UN Secretary-General Antonio Guterres has welcomed the US re-joining the landmark Paris climate accord, saying he is committed to working closely with the new Biden administration to overcome the climate emergency and recover better from the COVID-19 crisis.
Hours after he was sworn in, President Joe Biden announced the US plans to re-enter the international climate agreement signed in 2015 to limit global warming. The US abandoned the agreement late last year on then President Donald Trump's orders.
A new instrument of acceptance of the Paris Agreement by the US was signed by President Biden on Wednesday and deposited with the Secretary-General on the same day. The Paris Agreement will enter into force for the US on February 19, 2021.
“I warmly welcome President Biden's steps to re-enter the Paris Agreement on Climate Change and join the growing coalition of governments, cities, states, businesses and people taking ambitious action to confront the climate crisis,” Guterres said in a statement issued by his spokesperson.
Biden signed several key executive orders just hours after being sworn-in as the 46th President of the United States and rejoining the Paris climate accord was among the first steps of the new presidency.
Trump had announced his decision to withdraw the US from the historic Paris Agreement on climate change in June 2017 and America was out of the pact on November 4, 2020, joining only two other nations on the planet - Syria and Nicaragua - which were not part of the climate accord.
Guterres had then called the decision by the US to withdraw from the Paris Agreement as a “major disappointment for global efforts to reduce greenhouse gas emissions and promote global security.”
As a presidential candidate, Biden had vowed to bring the US back to the Paris Agreement, which aims to strengthen the global response to the threat of climate change by keeping the global temperature rise in this century well below 2 degrees Celsius above pre-industrial levels and to pursue efforts to limit it to 1.5 degrees Celsius.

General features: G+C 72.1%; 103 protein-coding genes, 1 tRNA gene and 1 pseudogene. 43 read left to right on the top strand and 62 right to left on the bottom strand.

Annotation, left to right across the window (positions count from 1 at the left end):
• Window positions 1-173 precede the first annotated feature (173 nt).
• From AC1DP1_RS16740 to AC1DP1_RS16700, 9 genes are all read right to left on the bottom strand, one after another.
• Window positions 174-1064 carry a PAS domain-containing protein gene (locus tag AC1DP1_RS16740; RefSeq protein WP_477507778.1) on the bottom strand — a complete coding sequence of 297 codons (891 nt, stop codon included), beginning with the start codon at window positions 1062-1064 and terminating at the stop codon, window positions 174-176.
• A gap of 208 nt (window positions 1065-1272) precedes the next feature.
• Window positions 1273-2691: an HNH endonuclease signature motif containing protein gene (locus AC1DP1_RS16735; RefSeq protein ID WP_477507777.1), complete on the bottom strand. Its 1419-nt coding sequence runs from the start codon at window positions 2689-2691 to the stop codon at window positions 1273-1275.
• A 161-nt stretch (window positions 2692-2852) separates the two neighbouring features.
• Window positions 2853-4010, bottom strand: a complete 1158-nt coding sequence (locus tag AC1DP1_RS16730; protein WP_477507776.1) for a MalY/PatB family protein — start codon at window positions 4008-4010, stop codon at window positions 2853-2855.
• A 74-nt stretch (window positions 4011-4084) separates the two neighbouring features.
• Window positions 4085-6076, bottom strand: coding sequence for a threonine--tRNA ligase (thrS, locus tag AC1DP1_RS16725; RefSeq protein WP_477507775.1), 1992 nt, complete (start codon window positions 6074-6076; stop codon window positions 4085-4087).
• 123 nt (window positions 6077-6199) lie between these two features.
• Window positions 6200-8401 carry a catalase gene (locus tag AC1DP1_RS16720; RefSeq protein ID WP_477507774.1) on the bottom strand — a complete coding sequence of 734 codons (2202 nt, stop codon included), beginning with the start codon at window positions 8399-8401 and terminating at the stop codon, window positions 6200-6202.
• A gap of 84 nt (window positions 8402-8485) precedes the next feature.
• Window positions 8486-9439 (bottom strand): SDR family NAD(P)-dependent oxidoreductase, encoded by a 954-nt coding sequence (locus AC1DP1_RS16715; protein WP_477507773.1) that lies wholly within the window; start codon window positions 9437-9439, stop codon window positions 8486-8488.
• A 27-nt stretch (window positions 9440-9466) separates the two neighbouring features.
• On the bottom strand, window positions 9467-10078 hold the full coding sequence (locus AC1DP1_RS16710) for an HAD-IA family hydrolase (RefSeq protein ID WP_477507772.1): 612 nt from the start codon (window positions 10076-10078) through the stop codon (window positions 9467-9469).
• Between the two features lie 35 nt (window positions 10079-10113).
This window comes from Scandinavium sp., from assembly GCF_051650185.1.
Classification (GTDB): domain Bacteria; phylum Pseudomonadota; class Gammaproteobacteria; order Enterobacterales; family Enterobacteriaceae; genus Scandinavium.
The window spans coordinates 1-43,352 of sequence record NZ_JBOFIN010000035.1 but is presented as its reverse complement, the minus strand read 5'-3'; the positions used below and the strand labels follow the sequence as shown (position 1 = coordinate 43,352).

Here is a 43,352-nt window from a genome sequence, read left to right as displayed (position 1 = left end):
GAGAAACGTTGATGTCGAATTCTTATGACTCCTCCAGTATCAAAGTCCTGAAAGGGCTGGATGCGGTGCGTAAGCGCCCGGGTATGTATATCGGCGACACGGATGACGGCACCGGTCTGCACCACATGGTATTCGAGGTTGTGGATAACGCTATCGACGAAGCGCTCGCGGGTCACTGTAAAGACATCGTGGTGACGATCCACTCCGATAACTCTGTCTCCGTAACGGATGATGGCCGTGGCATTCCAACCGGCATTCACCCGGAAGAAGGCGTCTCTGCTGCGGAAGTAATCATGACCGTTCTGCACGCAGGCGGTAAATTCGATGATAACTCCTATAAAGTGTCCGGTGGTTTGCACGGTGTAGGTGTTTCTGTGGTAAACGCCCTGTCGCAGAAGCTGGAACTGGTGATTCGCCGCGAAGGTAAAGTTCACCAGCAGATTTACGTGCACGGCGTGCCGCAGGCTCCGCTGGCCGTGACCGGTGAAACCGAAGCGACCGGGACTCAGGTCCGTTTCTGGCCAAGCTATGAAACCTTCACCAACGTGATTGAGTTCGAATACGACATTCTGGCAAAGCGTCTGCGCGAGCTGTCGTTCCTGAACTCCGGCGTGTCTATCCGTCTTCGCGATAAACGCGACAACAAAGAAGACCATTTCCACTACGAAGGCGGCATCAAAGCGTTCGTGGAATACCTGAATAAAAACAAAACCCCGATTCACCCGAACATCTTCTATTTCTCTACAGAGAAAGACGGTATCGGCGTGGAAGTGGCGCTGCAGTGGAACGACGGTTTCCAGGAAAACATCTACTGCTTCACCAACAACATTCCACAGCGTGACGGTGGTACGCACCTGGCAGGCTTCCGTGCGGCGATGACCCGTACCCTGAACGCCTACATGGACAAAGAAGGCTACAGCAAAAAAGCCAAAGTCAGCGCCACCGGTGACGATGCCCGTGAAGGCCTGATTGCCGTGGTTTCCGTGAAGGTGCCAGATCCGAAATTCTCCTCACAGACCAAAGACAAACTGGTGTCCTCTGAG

Welcoming Biden's decision to re-enter the climate deal, Guterres said, “We look forward to the leadership of the United States in accelerating global efforts towards net zero,” including by bringing forward a new nationally determined contribution with ambitious 2030 targets and climate finance in advance of COP26 in Glasgow later this year.
The UN chief said he is “committed to working closely” with Biden and other leaders to overcome the climate emergency, and recover better from COVID-19.
In a tweet, the UN chief said "with all countries fully engaged, we have a real opportunity to prevent climate catastrophe & embark on transformative #ClimateAction."
Guterres said following last year's Climate Ambition Summit, countries producing half of global carbon pollution had committed to carbon neutrality.
He added that the commitment by President Biden brings that figure to two-thirds. “But there is a very long way to go. The climate crisis continues to worsen and time is running out to limit temperature rise to 1.5 degrees Celsius and build more climate-resilient societies that help to protect the most vulnerable.”
Trump's decision to pull the US out of the deal that aims to lower global greenhouse gas emissions was met with strong criticism from various quarters across the world.
Guterres had said it was crucial for the US to remain a leader on environmental issues and that he looked forward to engaging with the American government and all other actors in the US and around the world to build the sustainable future for our children and future generations.
Under Article 28 of the Paris Agreement, a party may withdraw at any time after three years from the date on which the Agreement has entered into force for that party, and such withdrawal takes effect upon expiry of one year from the date of receipt by the Depositary of the notification of withdrawal.
The US accepted the Paris Agreement on September 3, 2016 and the Agreement entered into force for the United States on November 4, 2016.
US Climate Alliance co-chairs New York Governor Andrew Cuomo, Washington Governor Jay Inslee and California Governor Gavin Newsom said "our states founded the US Climate Alliance in direct response to the last administration's decision to withdraw the United States from the Paris Agreement. With a new administration taking office, it's a new day for climate action."
They said Biden understands the urgency of the climate crisis, and "we are elated" that the administration is taking quick and decisive action to reenter the Paris Agreement on Day 1, and to accelerate American climate action. "The Alliance stands ready to forge a new kind of state-federal partnership – for the good of our country, our climate, our economy, and our future generations.”
Climate Mayors, a bipartisan network of over 470 US mayors working to combat climate change through actions in their communities, applauded Biden's decision to rejoin the Paris Agreement.
May Boeve, Executive Director of advocacy group 350.Org, said re-joining the Paris Agreement is a vital first step for the US to show global climate leadership, but there is a need to go beyond that. “This is our time to go big,” Boeve said.